When one realizes the sociological purpose behind Steele Mackaye's "Paul Kauvar; or, Anarchy," it is interesting to note how inefficient the old form of drama was to carry anything more than the formal romantic fervour. Compared with John Galsworthy's treatment in "Strife" and "Justice," it makes one glad that realism came and washed away all the obscuring claptrap of that period. Daly, Boucicault, and their generation were held firmly in its grip; they could not get away from it, and they were justified in their loyalty to it by the insistent claim "The Two Orphans" and "The Lady of Lyons" had upon the public. All the more credit, therefore, that Bronson Howard, David Belasco, and James A. Herne escaped it; had the latter completely freed himself of melodrama, his plays would be better known to-day, better capable of revival, because of the true greatness of their simple realistic patches.
But where Mackaye vitalized the old style was in the vigour of his treatment. He loved the large scene, the mob movement; and he worked with a big brush. As Nym Crinkle, the popular New York World dramatic critic of the day, wrote: "Whatever else he may be, [he] is not a 'lisping hawthorne bud'! He doesn't embroider such napkins as the 'Abbé Constantin', and he can't arrange such waxworks as 'Elaine'. He can't stereoscope an emotion, but he can incarnate it if you give him people enough."
Mackaye's mind was large, resourceful, daring—both in the opinions it upheld, and the practical theatrical innovations it introduced into the theatre, like the double stage for the little Madison Square playhouse, in New York, which was the precursor of such modern paraphernalia as came later with the foreign revolving stages. He always stood on the threshold of modernism, advocating those principles which were to fructify in the decades to follow him. Such pioneer spirit was evident in his ardent advocacy of Delsarte methods of acting; his own work as an actor was coloured and influenced by the master whose pupil he became in the early years of his career. When one recalls the methods of Wallack, and his shy approach toward anything which was "natural," it seems very advanced to hear Mackaye echoing the Delsarte philosophy. This advocacy was nowhere better demonstrated than when, at a breakfast given him at the New York Lotos Club, he talked on the rationale of art for two hours, and held spell-bound the attention of Longfellow, Bryant, Louis Agassiz, James J. Fields, E.P. Whipple, Edwin Booth and others. He once said:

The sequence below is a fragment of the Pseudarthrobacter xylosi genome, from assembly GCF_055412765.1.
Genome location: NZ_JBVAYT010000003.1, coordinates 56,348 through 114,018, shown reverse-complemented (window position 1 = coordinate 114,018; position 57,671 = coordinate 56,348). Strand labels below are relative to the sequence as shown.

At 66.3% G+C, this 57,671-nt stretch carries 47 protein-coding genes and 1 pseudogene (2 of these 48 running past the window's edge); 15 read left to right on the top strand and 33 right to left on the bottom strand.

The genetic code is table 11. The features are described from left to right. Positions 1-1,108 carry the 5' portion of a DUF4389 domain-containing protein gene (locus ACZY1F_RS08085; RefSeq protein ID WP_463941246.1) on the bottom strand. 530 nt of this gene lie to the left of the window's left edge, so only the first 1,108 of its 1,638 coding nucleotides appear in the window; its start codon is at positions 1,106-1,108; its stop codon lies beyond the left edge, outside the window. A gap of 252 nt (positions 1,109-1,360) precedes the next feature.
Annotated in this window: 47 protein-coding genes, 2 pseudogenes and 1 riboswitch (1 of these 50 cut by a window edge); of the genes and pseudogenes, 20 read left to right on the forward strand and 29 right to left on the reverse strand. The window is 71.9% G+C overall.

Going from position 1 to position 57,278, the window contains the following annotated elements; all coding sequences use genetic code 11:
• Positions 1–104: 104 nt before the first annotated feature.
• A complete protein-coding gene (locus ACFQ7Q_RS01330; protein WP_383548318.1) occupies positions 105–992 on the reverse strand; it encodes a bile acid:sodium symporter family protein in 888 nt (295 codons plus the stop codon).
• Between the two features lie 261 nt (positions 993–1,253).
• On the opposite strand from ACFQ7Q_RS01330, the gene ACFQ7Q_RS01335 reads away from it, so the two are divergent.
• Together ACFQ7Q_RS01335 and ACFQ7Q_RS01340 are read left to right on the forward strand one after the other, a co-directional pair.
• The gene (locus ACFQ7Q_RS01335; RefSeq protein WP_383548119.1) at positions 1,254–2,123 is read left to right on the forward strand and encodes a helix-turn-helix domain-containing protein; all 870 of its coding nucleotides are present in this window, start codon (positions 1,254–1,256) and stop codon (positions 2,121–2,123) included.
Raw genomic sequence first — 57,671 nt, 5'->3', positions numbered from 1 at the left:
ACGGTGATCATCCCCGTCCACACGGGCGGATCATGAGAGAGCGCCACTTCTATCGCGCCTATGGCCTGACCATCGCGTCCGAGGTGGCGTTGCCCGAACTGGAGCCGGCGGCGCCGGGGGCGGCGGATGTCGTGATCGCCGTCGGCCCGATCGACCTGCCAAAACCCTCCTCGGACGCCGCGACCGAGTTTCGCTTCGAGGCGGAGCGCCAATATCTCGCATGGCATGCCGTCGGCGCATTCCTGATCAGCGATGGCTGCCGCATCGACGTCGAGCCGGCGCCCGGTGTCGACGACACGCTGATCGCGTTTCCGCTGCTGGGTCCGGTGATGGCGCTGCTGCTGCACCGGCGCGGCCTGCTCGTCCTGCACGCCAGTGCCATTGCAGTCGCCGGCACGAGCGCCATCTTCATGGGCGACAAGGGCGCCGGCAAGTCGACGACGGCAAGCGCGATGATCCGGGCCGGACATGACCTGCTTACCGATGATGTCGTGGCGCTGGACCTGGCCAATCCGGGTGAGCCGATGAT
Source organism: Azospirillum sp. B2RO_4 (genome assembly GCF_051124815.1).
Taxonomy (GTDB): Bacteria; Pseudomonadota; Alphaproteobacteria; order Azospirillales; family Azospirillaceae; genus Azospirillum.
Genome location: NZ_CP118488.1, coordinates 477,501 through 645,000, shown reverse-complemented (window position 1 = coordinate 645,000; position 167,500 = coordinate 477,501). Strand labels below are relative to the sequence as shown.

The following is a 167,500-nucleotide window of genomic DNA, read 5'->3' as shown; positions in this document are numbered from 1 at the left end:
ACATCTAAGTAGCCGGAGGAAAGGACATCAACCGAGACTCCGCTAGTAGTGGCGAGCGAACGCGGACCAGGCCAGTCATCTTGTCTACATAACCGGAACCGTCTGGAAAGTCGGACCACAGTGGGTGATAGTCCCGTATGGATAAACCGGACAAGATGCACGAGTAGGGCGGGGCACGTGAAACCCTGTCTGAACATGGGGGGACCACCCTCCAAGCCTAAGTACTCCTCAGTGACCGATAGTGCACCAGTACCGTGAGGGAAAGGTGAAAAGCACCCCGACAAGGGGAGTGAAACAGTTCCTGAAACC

A man to be a true actor must not only possess the power to portray vividly the emotions which in any given situation would be natural to himself, but he must study the character of the man whom he impersonates, and then act as that man would act in a like situation.
Mackaye's devotion to Delsarte was manifest in the many practical ways he aided his teacher; he was rewarded by being left most of his master's manuscripts. This passionate interest in the technique of acting not only enriched his own work, but, in 1872, prompted him to open a Delsarte house (the St....